Cricket grounds around the world are famed for their quirks, giving rise to some of the more idiosyncratic ground rules in sport. The former St Lawrence Lime in Canterbury is arguably the most famous example – no batsman could be caught from a rebound from its branches, and all balls hitting it were scored 4, even if heading for 6. The Famous Fives travelled to the undeservedly less storied Leith Links Arti, and took a moment to comprehend the wonder of the sight before them. For those who have not had the… pleasure of a game here, it might be difficult to understand the concept of a tarmac’d path bisecting the outfield parallel to and 7 or 8 yards from the edge of the strip – yet there it is.
This unique layout brings some equally unique ground-rules: (i) play shall be stopped for all children who meander aimlessly through the field of play; and (ii) anyone else is old enough to decide for themselves if getting hit on the head by a cricket ball is worth the 10 seconds saved by not walking around the boundary instead. Suitably briefed, skipper Keith sensationally won his second toss in a row and invited Leith FAB 2s to have a bat.
Keith has clearly been watching too much IPL in his downtime between Fives fixtures, springing an early surprise by electing to open with the leg-spin of properly spelled Euan Keatinge, partnering the more orthodox seam up option of Rory Ledingham. Had there been any traditionalists in the crowd they would have been muttering into their tea. Happily, the absence of a crowd in the usual sense rendered this moot; it is unclear if the numerous denizens of Leith who were so keen to wander very, very slowly right through the middle of a live cricket match hold especially strong views about leg-spinners opening the bowling. In any event, the two juniors opened up highly effectively, each producing unplayable balls from a length. Euan K had a great lbw shout turned down on the basis that the ball pitched outside leg and was missing off – a significant moral victory if not one in the scorebook. Euan couldn’t find a breakthrough but completed a threatening and miserly opening spell which really set the tone (E Keatinge 8-1-18-0). Rory pinched out an early wicket – the batsman getting a healthy edge on an away-swinger and sensationally pouched at the wicket by Max, diving full stretch to his left – and gave way to Ben Stronach, the young leftie posing some different questions with his line.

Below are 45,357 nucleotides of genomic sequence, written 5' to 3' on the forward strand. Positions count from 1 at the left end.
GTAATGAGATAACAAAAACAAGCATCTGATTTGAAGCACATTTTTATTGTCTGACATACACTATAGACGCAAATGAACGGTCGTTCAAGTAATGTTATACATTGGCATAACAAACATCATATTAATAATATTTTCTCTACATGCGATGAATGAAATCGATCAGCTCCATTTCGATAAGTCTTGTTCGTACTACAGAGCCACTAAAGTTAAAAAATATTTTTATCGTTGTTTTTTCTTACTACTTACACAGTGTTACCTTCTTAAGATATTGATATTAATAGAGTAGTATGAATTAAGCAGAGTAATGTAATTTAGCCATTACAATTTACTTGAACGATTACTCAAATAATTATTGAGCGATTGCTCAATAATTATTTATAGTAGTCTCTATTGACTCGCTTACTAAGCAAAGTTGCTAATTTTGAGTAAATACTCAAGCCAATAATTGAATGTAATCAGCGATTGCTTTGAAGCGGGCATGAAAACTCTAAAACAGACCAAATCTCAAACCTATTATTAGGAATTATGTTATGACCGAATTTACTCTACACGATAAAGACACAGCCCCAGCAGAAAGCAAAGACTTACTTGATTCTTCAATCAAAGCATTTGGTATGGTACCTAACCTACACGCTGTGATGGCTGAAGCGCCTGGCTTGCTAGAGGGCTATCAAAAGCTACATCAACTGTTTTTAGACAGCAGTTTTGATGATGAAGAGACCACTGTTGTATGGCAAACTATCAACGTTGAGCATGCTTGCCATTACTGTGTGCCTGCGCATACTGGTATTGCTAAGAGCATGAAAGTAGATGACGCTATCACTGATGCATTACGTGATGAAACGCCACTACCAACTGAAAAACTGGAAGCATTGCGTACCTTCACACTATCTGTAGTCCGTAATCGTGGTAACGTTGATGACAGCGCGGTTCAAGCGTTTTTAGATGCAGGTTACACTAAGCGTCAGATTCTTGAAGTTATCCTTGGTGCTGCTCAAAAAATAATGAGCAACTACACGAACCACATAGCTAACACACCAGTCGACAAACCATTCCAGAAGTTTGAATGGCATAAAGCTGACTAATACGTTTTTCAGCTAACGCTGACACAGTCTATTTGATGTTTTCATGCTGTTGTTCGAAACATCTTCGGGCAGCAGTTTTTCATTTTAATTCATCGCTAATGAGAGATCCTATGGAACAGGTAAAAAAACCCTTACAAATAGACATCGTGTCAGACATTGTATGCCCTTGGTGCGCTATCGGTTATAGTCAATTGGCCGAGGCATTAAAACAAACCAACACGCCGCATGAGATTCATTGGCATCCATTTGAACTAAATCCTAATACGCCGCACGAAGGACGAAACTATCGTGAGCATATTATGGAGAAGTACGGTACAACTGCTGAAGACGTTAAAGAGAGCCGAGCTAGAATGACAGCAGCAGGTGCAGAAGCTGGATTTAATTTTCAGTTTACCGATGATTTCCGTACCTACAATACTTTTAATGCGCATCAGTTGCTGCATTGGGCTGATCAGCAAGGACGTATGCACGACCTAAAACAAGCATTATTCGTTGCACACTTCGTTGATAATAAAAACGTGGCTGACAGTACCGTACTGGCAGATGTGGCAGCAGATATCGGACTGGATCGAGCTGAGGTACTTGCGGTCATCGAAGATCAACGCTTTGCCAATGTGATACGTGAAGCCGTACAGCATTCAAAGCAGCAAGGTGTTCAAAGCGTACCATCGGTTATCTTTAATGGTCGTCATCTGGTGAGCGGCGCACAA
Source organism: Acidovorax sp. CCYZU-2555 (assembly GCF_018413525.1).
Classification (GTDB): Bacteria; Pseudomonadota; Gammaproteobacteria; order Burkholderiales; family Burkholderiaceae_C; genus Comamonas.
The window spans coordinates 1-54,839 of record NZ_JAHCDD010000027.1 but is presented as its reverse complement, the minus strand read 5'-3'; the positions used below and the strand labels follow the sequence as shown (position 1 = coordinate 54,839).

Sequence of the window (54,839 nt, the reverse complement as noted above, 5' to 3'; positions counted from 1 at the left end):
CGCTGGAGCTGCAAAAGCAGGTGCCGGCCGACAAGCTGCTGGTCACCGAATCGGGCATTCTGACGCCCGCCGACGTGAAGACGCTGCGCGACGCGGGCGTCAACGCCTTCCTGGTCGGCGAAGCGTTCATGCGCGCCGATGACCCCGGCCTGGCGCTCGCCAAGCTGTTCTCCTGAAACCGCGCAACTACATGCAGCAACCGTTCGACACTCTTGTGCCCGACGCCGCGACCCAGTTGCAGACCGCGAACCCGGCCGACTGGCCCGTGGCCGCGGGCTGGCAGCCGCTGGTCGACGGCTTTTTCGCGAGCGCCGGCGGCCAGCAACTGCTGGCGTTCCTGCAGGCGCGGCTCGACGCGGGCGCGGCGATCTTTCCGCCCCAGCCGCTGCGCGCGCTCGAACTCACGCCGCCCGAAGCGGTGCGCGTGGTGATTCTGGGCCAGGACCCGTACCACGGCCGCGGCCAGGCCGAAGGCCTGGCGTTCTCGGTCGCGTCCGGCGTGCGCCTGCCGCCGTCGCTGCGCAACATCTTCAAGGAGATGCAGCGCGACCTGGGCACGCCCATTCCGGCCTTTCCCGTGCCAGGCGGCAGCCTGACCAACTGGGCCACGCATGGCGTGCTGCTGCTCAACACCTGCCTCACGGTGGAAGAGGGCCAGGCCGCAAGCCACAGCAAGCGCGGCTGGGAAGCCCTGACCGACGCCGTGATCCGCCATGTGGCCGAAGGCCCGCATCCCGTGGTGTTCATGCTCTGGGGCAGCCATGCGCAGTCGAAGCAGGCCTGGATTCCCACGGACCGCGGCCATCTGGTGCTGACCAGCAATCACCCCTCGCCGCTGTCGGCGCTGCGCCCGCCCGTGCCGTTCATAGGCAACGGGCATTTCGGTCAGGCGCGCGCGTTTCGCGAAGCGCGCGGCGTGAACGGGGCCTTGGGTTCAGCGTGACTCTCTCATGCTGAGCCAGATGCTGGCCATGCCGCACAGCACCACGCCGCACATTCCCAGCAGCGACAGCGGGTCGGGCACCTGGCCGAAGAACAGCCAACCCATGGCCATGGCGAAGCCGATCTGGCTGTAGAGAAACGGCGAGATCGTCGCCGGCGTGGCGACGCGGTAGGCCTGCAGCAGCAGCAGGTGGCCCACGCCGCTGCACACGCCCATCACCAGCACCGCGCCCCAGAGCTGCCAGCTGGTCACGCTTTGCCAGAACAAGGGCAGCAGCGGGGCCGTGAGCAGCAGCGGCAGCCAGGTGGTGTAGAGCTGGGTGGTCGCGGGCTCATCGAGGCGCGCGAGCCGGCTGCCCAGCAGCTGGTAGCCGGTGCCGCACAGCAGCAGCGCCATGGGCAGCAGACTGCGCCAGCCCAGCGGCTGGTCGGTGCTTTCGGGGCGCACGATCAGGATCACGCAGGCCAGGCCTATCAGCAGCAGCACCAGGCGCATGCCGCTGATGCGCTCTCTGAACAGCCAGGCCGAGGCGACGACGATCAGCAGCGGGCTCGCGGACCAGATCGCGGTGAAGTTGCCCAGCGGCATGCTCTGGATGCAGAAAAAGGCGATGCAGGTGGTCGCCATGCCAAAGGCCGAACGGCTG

Continuing with the spin theory, skipper Keith invited Charlie Kentish to take over from Euan K, with immediate success in the form of a successful appeal for LBW. Your correspondent relieved young Ben (and Euan K relieved Max of the keeper’s gloves) and, despite suffering a few punishing swipes over midwicket, successfully removed Leith’s dangerous keeper/batsman (E Murray 4-0-23-1). Charlie continued and snared another, courtesy of John snaffling the second brilliant catch of the innings, one handed and on the dive at mid-off, a fabulous take (C Kentish 8-1-39-2). Ben stuck in really well in his second spell and deservedly induced a false shot, Charlie stepping in to take the catch (B Stronach 8-0-51-1). Freed of the gloves, Max came on for a twirl, brilliantly repeating the previous week’s efforts with three wickets (all clean bowled, no less) as the Leith lower order tried to get on with it – very confidently bowled (Max D’Ulisse 4-1-10-3). Rory finished off the innings from the other end and took his second with a comprehensive stump-rattler. 10-man Leith FAB 2s closed 9 down, 174 a.o. in the 39th over.